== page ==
Skip to main content

Justice Served: Proceeds of Crime to Help 20 Child Victims of Crime

19th March 2024

HomeNewsGaddum and Greater Manchester Police Help Victims of Crime

Pictured: Gaddum’s traumatic bereavement therapy team, led by Natalia Ozioro (2nd from right).


Gaddum is collaborating with Greater Manchester Police (GMP), to support victims of crime using recovered funds from criminals.

Currently, we have a waitlist of over 150 young people aged 5-18 seeking help after experiencing the traumatic loss of a loved one, with an increasing proportion due to crime, violence, drugs, alcohol, or suicide. Recognising this pressing need, we approached GMP with a proposal to utilise funds from the Asset Recovery Incentivisation Scheme (ARIS) – money seized from criminals and allocated for community use – to provide bereavement therapy and targeted support for 20 such young people over the next 12 months.

Traumatic bereavement is a unique challenge, combining grief, loss, and the aftermath of a traumatic event. This needs a specialist approach from therapists who support not only the young person but also their family members, including parents and siblings, as well as working with school and social workers.

Natalia Ozioro heads up Gaddum’s Bereavement Therapy Service and extols the importance of a holistic approach,

“We found young people healed more effectively when we enhanced our approach to 18 one-to one therapy sessions and included safeguarding, family psycho-education, school interventions and post-support reviews. However, this level of care comes at a cost which is approximately £1,000 per child.

Thanks to the GMP funds, we’re already working with 11 children. Obviously, I can’t provide details, but some have witnessed firsthand the violent death of a family member in traumatic circumstances. No child should ever have to go through that, so we’re extremely grateful this money has been made available quickly and we can get on with helping them.”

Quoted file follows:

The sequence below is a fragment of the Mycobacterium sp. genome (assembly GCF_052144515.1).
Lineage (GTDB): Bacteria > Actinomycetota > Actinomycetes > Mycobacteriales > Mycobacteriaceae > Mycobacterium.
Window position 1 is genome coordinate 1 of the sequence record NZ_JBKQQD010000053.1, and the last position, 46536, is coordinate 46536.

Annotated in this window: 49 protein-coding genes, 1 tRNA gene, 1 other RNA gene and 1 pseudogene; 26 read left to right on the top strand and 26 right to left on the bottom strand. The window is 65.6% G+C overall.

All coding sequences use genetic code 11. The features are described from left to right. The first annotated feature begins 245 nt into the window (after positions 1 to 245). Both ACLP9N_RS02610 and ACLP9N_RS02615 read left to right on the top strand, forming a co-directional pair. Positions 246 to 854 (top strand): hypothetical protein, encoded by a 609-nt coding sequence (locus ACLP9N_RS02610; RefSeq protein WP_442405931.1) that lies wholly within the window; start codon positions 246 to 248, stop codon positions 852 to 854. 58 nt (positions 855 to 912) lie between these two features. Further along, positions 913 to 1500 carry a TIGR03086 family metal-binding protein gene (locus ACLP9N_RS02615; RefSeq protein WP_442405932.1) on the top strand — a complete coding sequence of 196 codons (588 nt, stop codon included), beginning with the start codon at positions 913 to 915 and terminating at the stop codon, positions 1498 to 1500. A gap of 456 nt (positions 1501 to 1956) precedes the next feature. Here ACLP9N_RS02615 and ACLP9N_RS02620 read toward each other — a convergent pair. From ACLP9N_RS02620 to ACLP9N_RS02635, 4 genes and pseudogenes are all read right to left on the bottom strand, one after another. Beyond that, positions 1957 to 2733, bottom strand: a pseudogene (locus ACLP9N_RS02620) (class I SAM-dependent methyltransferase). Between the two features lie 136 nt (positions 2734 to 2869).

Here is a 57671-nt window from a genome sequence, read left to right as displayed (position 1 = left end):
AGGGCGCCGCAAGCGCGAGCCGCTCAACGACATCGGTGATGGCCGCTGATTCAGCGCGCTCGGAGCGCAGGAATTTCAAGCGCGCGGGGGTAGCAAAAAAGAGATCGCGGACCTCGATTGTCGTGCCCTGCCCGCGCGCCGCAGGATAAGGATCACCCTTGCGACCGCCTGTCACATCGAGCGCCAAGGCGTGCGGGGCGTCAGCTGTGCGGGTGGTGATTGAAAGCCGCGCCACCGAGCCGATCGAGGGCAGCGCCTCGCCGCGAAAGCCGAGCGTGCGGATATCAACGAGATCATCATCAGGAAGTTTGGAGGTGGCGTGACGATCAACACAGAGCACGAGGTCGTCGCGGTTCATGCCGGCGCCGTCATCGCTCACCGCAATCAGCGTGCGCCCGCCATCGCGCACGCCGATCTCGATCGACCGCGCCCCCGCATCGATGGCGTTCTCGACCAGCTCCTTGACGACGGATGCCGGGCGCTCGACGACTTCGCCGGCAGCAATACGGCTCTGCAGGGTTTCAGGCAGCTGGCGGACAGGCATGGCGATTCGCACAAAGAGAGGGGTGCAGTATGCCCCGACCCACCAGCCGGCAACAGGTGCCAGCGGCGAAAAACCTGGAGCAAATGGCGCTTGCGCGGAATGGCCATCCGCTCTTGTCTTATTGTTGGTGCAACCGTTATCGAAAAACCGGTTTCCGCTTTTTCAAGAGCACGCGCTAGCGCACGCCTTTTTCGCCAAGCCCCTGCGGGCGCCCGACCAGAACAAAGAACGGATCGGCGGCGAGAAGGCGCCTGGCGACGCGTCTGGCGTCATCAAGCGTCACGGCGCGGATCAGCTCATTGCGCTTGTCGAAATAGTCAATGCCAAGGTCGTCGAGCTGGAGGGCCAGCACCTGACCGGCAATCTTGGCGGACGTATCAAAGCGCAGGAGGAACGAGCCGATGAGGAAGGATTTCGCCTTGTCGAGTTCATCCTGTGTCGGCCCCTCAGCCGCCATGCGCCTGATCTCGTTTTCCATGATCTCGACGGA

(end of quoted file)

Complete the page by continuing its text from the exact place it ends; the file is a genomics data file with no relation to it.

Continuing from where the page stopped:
Chief Inspector Chris Boyd from Greater Manchester Police, who handles ARIS bids, said:

“It feels particularly just when we can allocate these funds to organisations like Gaddum, for them to specifically help traumatised young people with bereavement therapy. The proceeds of crime are helping the victims of crime, which is truly gratifying.”


Ben Whalley is CEO of Gaddum and sees this as the start of a great collaboration with GMP,

This initiative is currently for Manchester and Salford, but my vision is it’s available across all Greater Manchester. The need is there, and the support given makes a massive difference.

The extra beautiful thing is that, yes, we’re having impact now, but we’re also creating a better future for these children, so that impact is continuing 20-30 years plus from now.”


Find out more about our specialist Traumatic Bereavement Therapy.